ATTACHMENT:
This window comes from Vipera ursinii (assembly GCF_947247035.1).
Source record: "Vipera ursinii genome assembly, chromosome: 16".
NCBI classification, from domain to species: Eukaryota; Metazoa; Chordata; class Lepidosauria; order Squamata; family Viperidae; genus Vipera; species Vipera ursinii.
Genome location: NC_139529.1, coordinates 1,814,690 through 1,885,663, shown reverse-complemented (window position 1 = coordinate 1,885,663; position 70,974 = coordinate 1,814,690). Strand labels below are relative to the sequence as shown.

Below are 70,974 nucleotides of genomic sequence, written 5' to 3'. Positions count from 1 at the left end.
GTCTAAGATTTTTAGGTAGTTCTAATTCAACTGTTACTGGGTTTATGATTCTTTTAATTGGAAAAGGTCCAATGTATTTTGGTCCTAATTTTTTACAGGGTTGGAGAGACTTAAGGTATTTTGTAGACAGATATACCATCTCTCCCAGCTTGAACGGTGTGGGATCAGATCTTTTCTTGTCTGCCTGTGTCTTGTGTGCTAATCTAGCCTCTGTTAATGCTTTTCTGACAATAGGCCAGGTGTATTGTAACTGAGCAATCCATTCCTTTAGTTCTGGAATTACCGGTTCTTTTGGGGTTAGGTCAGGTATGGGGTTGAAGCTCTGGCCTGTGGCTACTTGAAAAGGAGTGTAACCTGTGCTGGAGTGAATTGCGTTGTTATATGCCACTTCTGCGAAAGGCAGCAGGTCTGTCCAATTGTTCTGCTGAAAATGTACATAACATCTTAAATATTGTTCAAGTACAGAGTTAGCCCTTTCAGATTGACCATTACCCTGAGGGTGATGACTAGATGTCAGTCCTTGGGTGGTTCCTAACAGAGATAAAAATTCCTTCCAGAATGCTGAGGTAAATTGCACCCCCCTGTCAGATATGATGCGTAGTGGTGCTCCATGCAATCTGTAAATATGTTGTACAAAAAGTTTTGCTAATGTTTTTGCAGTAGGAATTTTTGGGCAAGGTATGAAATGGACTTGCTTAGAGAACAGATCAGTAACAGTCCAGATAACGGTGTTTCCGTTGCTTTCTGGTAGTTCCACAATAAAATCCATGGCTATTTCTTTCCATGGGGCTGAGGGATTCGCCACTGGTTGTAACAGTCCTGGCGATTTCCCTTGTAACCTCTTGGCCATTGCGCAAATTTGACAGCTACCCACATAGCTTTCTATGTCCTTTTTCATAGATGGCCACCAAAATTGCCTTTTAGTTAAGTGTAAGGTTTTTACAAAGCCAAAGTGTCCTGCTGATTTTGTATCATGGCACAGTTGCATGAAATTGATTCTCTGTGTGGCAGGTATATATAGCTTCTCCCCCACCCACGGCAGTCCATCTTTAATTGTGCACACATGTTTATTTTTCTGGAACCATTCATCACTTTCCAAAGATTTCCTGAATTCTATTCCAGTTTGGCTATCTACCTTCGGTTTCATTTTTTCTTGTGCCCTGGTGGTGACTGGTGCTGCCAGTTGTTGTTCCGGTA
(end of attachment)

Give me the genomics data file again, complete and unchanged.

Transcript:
This window comes from Vipera ursinii (assembly GCF_947247035.1).
Source record: "Vipera ursinii genome assembly, chromosome: 16".
NCBI classification, from domain to species: Eukaryota; Metazoa; Chordata; class Lepidosauria; order Squamata; family Viperidae; genus Vipera; species Vipera ursinii.
Genome location: NC_139529.1, coordinates 1,814,690 through 1,885,663, shown reverse-complemented (window position 1 = coordinate 1,885,663; position 70,974 = coordinate 1,814,690). Strand labels below are relative to the sequence as shown.

Below are 70,974 nucleotides of genomic sequence, written 5' to 3'. Positions count from 1 at the left end.
GTCTAAGATTTTTAGGTAGTTCTAATTCAACTGTTACTGGGTTTATGATTCTTTTAATTGGAAAAGGTCCAATGTATTTTGGTCCTAATTTTTTACAGGGTTGGAGAGACTTAAGGTATTTTGTAGACAGATATACCATCTCTCCCAGCTTGAACGGTGTGGGATCAGATCTTTTCTTGTCTGCCTGTGTCTTGTGTGCTAATCTAGCCTCTGTTAATGCTTTTCTGACAATAGGCCAGGTGTATTGTAACTGAGCAATCCATTCCTTTAGTTCTGGAATTACCGGTTCTTTTGGGGTTAGGTCAGGTATGGGGTTGAAGCTCTGGCCTGTGGCTACTTGAAAAGGAGTGTAACCTGTGCTGGAGTGAATTGCGTTGTTATATGCCACTTCTGCGAAAGGCAGCAGGTCTGTCCAATTGTTCTGCTGAAAATGTACATAACATCTTAAATATTGTTCAAGTACAGAGTTAGCCCTTTCAGATTGACCATTACCCTGAGGGTGATGACTAGATGTCAGTCCTTGGGTGGTTCCTAACAGAGATAAAAATTCCTTCCAGAATGCTGAGGTAAATTGCACCCCCCTGTCAGATATGATGCGTAGTGGTGCTCCATGCAATCTGTAAATATGTTGTACAAAAAGTTTTGCTAATGTTTTTGCAGTAGGAATTTTTGGGCAAGGTATGAAATGGACTTGCTTAGAGAACAGATCAGTAACAGTCCAGATAACGGTGTTTCCGTTGCTTTCTGGTAGTTCCACAATAAAATCCATGGCTATTTCTTTCCATGGGGCTGAGGGATTCGCCACTGGTTGTAACAGTCCTGGCGATTTCCCTTGTAACCTCTTGGCCATTGCGCAAATTTGACAGCTACCCACATAGCTTTCTATGTCCTTTTTCATAGATGGCCACCAAAATTGCCTTTTAGTTAAGTGTAAGGTTTTTACAAAGCCAAAGTGTCCTGCTGATTTTGTATCATGGCACAGTTGCATGAAATTGATTCTCTGTGTGGCAGGTATATATAGCTTCTCCCCCACCCACGGCAGTCCATCTTTAATTGTGCACACATGTTTATTTTTCTGGAACCATTCATCACTTTCCAAAGATTTCCTGAATTCTATTCCAGTTTGGCTATCTACCTTCGGTTTCATTTTTTCTTGTGCCCTGGTGGTGACTGGTGCTGCCAGTTGTTGTTCCGGTA